In a day and age where extremes seem to be the norm, rarely do I find someone that I know personally that exercises moderately for their mental, physical, and spiritual well being. Just about everyone I have met in the climbing and mountaineering, road cycling, running, swimming, and XC ski communities tend to exercise or “train” at the extreme or sharp end of their chosen sport or recreational activity.

Keep in mind that the majority of the aforementioned are at least in their forties now and would be considered master-aged athletes. Some are incredibly gifted physically and appear to excel at their chosen sporting endeavor. The majority are just ordinary middle-of-the-road “pack filler”, yet they train and race in their age-group or skill level categories like they are world class athletes. They are addicted to exercise and the dopamine highs that come with it. Their stated reasons for participating in extreme endurance sport are varied, but if work and/or family responsibilities, injury, or illness prevent them from exercising daily, they are often miserable, anxious, and a bear to be around socially or otherwise. That dopamine high – the heightened sense of well-being and feeling alive rapidly diminishes. For many, depression is not far behind.

How did I come to recognize this in others? Because I am just as guilty as they are for chasing the proverbial dopamine-on-a-stick so prevalent in endurance sports today. Our sporting clubs are almost like destructive religious cults where we literally celebrate the extreme and those individuals that accomplish the extraordinary. Every ride, every run has to be of “epic” proportions to be worthy of our praise. The bar is set higher and higher and we move from marathon challenges into the realm of ultra marathon distances. If one has not gone on a four to five hour 100+ kilometre ride over the weekend, one’s efforts are not deemed worthy of attention, let alone celebration. This is borderline insanity and we have social media sites like Strava to prove it.

Over a period of many years, I have repeatedly asked medical doctors and other specialists how much exercise is necessary to maintain optimal physical and mental health. Invariably, their response is typically “about thirty minutes of moderate activity per day“. Keep in mind that several of these physicians are endurance athletes themselves and are just as addicted to the dopamine highs as the rest of us. Perhaps we need to heed the warnings of the medical community, and the studies of psychologists and psychiatrists about exercise addiction and the long-term consequences of abusing our bodies in our pursuit of exercise nirvana.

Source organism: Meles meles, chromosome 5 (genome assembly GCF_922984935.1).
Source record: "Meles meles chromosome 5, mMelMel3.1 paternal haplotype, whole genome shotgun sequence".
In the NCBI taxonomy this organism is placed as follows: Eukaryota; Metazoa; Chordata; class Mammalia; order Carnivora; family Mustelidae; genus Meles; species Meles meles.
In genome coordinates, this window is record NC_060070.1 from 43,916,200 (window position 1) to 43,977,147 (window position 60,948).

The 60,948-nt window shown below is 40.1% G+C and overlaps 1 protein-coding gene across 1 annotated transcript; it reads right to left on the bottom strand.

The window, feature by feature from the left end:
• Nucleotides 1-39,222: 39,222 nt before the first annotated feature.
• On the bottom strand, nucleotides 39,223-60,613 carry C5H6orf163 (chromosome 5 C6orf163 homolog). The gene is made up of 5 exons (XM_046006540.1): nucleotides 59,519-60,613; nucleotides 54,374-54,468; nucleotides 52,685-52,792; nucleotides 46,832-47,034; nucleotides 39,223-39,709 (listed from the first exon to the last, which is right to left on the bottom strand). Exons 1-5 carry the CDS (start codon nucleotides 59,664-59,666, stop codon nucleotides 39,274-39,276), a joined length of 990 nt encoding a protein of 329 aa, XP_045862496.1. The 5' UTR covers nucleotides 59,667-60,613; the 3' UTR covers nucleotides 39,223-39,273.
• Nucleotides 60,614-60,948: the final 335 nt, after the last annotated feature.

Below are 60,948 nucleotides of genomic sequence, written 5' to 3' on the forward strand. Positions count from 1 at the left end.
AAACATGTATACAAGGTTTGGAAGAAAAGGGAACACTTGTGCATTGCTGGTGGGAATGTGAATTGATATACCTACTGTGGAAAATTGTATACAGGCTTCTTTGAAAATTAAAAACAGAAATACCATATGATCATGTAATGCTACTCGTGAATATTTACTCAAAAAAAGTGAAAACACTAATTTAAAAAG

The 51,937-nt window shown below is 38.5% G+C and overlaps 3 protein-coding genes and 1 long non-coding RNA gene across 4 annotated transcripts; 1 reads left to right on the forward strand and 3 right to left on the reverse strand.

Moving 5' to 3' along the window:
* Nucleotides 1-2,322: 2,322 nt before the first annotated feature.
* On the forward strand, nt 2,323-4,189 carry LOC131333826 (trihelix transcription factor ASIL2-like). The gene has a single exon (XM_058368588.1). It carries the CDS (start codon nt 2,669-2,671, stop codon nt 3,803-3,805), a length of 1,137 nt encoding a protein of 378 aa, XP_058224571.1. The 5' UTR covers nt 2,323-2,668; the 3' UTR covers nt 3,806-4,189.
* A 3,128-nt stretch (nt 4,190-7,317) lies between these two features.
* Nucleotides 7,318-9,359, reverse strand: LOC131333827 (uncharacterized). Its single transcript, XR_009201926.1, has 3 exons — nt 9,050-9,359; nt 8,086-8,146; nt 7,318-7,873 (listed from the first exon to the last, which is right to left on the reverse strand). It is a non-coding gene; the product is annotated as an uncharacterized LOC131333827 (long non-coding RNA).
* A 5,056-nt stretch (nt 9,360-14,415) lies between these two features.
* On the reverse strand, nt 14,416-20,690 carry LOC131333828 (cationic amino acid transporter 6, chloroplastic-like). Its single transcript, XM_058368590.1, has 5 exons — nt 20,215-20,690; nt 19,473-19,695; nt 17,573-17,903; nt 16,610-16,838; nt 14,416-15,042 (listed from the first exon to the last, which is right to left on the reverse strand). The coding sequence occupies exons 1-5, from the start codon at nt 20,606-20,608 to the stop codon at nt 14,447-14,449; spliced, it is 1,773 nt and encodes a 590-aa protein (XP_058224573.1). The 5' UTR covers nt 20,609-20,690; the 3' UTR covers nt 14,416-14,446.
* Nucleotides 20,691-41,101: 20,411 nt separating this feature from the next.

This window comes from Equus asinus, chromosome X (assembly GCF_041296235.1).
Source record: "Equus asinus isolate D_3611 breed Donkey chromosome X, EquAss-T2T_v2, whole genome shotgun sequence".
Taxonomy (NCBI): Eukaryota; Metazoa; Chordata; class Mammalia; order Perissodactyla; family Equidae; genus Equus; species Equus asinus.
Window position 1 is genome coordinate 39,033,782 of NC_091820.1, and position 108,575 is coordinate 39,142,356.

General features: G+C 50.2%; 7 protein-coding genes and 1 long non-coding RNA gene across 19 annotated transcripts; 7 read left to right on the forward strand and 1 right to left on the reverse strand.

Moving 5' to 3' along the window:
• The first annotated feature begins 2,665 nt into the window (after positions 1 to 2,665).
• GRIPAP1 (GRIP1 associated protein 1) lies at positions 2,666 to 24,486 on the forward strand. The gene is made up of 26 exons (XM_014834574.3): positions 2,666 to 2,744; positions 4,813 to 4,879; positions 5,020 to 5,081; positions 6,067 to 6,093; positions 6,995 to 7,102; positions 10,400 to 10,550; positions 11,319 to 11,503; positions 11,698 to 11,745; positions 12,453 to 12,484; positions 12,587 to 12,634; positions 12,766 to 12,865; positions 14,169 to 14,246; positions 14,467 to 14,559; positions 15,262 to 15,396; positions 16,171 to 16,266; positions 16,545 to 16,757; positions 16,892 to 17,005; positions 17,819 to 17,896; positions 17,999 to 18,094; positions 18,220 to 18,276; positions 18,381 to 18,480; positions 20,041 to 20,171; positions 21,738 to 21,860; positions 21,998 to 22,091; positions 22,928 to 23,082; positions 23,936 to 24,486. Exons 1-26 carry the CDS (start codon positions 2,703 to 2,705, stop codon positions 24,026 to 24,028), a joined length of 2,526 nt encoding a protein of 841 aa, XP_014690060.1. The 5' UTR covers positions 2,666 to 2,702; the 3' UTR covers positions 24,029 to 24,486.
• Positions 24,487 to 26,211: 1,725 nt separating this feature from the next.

A number of months ago a friend suggested to me that I should consider participating in sport in a “manner that is suitable for my age“. At first I felt insulted and wondered if this was just another criticism from someone that may be living a rather sedentary lifestyle. It is that group that I am most concerned about, as the medical clinics and hospitals of our nation are filled with people who suffer from diseases that predominantly originate from inactive lifestyles and poor food choices and eating habits – the opposite extreme of exercise addiction.

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Walking Рa healthy alternative to extreme endurance sport. © 2017. Bruce Kraus. All rights reserved.

The answer, of course, to the aforementioned dilemma is moderation in all things. If we want to be truly healthy in mind, body, and spirit, we need to make positive choices that will benefit us in the long term. It was the off-the-cuff remark of a friend that has caused me to re-evalute what it truly means to be healthy and to take positive steps to wean myself off of the pursuit of dopamine highs through extreme exercise. Addiction is addiction, no matter which way the ball curves. There is no such thing as a healthy addiction in the true sense of the word.